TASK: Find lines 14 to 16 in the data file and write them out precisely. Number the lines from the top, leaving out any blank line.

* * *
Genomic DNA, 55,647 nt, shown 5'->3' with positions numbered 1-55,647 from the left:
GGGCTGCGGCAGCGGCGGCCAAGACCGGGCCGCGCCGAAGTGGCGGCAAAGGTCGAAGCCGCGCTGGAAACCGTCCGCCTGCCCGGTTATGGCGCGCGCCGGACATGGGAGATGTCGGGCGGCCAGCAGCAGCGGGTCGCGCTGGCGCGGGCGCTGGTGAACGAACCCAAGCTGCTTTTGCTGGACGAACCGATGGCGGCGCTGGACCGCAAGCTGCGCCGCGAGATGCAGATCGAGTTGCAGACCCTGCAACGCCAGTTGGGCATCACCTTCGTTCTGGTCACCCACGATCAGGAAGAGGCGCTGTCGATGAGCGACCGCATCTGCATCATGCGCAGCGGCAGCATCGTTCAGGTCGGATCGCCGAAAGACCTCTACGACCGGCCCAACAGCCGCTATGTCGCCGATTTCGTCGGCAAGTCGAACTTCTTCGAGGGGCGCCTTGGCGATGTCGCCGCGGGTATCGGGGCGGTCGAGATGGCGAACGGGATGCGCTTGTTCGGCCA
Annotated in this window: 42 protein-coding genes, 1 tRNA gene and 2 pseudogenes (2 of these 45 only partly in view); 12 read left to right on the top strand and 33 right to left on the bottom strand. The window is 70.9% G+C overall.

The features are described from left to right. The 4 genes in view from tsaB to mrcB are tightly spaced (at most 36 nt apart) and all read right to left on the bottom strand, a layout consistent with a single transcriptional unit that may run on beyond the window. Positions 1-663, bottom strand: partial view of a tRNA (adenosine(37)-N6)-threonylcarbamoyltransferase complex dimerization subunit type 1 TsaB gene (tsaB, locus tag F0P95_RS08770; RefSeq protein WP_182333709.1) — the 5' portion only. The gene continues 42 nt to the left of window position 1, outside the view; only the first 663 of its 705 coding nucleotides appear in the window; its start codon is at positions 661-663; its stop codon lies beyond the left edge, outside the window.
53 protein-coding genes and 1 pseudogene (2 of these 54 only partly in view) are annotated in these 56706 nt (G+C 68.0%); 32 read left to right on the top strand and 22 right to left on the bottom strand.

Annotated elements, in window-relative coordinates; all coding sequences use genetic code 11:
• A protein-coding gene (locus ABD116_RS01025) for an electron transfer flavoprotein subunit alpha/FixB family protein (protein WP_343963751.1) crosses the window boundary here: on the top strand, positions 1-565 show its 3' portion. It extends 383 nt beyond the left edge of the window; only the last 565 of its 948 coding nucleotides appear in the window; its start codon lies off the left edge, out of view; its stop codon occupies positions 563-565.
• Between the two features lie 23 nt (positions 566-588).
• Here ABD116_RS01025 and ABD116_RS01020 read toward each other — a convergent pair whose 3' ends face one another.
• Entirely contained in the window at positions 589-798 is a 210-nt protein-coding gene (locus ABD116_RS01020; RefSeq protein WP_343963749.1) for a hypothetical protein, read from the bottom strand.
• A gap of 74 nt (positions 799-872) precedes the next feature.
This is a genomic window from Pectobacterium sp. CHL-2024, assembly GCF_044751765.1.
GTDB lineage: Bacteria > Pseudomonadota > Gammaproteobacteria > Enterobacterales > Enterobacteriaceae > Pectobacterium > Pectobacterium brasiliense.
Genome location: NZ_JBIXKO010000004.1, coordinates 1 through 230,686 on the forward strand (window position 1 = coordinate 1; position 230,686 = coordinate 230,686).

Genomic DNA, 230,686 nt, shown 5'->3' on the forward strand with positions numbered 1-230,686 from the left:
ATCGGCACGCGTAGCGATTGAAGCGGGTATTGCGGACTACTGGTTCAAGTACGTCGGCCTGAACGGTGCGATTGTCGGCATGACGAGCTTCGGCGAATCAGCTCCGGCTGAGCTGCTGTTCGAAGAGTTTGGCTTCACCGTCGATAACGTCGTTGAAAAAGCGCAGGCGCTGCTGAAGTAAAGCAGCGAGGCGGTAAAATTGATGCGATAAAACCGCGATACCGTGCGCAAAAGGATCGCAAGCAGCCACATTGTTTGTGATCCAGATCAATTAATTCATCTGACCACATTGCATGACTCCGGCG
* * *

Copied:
Genome location: NZ_JBIXKO010000004.1, coordinates 1 through 230,686 on the forward strand (window position 1 = coordinate 1; position 230,686 = coordinate 230,686).

Genomic DNA, 230,686 nt, shown 5'->3' on the forward strand with positions numbered 1-230,686 from the left:
ATCGGCACGCGTAGCGATTGAAGCGGGTATTGCGGACTACTGGTTCAAGTACGTCGGCCTGAACGGTGCGATTGTCGGCATGACGAGCTTCGGCGAATCAGCTCCGGCTGAGCTGCTGTTCGAAGAGTTTGGCTTCACCGTCGATAACGTCGTTGAAAAAGCGCAGGCGCTGCTGAAGTAAAGCAGCGAGGCGGTAAAATTGATGCGATAAAACCGCGATACCGTGCGCAAAAGGATCGCAAGCAGCCACATTGTTTGTGATCCAGATCAATTAATTCATCTGACCACATTGCATGACTCCGGCG